Frequent Buyer Discount
   0 Items / 0 Units in Cart       View
Bookmark and Share

WHAT IS GREEN AMETHYST

Q: A few days ago I saw a beautiful new gemstone that I’ve never heard of, on a national T.V. shopping network. It was a transparent, “light celery green” gem they called Prasiolite. I talked to a jeweler who told me it is man made. Is it real or not? What can you tell me about it?
I love your newsletter. It’s easy to understand and I’ve learned a lot. Thanks, J.D.

A: J.D, Actually both are right. It is a real stone, but this color does not exist in nature. PRASIOLITE (Greek for Leek green stones), also called “GREEN AMETHYST”, “GREEN QUARTZ”, “VERMARINE”, can be anywhere from a pale yellow-green to the deeper shades of green. It is produced by heating violet amethyst and yellow quartz, from the Montezuma mines in Brazil, to approximately 500 degrees C. Recently, a new source of this special amethyst has been found in Arizona (USA). From everything I have read about PRASIOLITE, the color seems to be unstable, and usually fades in sunlight. Because of this instability House Of Gems will not be carrying this stone.

Q: I’m having a problem, and I hope you can help. A few of the ladies I sold necklaces to are complaining that they can’t remove the tarnish on the silver beads in the necklaces I sold them. The silver beads are located between pearls and gem beads in these necklaces. A friend suggested we use an ultrasonic cleaner, but I read somewhere that it might damage the pearls and gem beads. Do you have any suggestions?
Thanks for your newsletter. Keep it up. E.G

A: You’re right about the ultrasonic cleaner damaging pearls and gemstones. I would suggest you try an Ionic Cleaner. These cleaners work by electrolysis. Ions are attached to dirt and grease, and surface tension is reduced. This permits dirt, tarnish and oxidation to be lifted away from jewelry or other metal pieces with gentle bubbles-without abrasion. No metal is lost. Stones and pearls are safely cleaned without potentially damaging vibration, friction, heat or abrasion. Rinsing and drying after immersion naturally enhances renewed luster.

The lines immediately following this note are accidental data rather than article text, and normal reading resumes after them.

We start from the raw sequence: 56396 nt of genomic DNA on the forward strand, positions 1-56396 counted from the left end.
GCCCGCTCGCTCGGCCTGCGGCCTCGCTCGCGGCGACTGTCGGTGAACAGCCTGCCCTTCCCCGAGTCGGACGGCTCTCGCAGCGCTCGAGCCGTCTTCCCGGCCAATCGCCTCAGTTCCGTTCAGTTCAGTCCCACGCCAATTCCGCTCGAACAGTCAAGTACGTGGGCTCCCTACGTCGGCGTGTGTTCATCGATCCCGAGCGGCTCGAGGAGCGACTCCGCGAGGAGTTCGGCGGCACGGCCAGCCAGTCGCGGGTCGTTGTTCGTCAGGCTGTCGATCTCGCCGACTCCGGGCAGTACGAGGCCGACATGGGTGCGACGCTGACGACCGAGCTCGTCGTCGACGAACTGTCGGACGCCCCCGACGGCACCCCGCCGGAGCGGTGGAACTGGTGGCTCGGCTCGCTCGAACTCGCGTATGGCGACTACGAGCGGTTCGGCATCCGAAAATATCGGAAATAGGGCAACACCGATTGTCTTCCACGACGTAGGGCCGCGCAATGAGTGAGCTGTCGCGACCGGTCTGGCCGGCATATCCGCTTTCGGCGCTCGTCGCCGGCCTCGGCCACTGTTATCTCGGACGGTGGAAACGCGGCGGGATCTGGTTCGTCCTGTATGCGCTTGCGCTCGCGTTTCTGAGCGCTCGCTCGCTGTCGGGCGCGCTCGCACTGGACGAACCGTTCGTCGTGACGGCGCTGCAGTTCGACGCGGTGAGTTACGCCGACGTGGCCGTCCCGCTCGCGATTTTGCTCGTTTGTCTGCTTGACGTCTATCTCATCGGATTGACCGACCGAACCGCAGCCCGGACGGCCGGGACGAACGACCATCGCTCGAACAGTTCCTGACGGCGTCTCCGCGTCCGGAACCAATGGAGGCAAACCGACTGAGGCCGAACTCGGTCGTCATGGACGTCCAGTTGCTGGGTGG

Have you guessed the common thread in these questions? It is the “toughness” of the gems. Toughness, here, pertains to the durability of the gems. Toughness involves: hardness; cleavage; brittleness; porosity; heat resistance; impact resistance; chemical & acid resistance; flammability; shock resistance; light resistance; etc. Even though a gem is very hard, it could have a lower toughness scale because it can cleave, fade, or be attacked by chemicals. The following chart will try to give you information on the intrinsic weakness in the gemstones.

Virtually all gem beads, and glass beads, too, have some kind of weakness. Knowing these weaknesses helps you to plan their usage in your jewelry. For example, a bead with a toughness rating, in the following chart, of “poor” & “fair” tend to be more delicate and should be used in a more protected environment. Necklaces, earrings, and pins get little impact, where as, rings and bracelets can get a lot of impact. Weaker beads can be protected between metal or stronger beads. This isn’t something to be paranoid about. Diamonds, emeralds, opals, & tanzanite (all can shatter), plus pearls & amber (very soft), are among the most popular gems that are used in rings.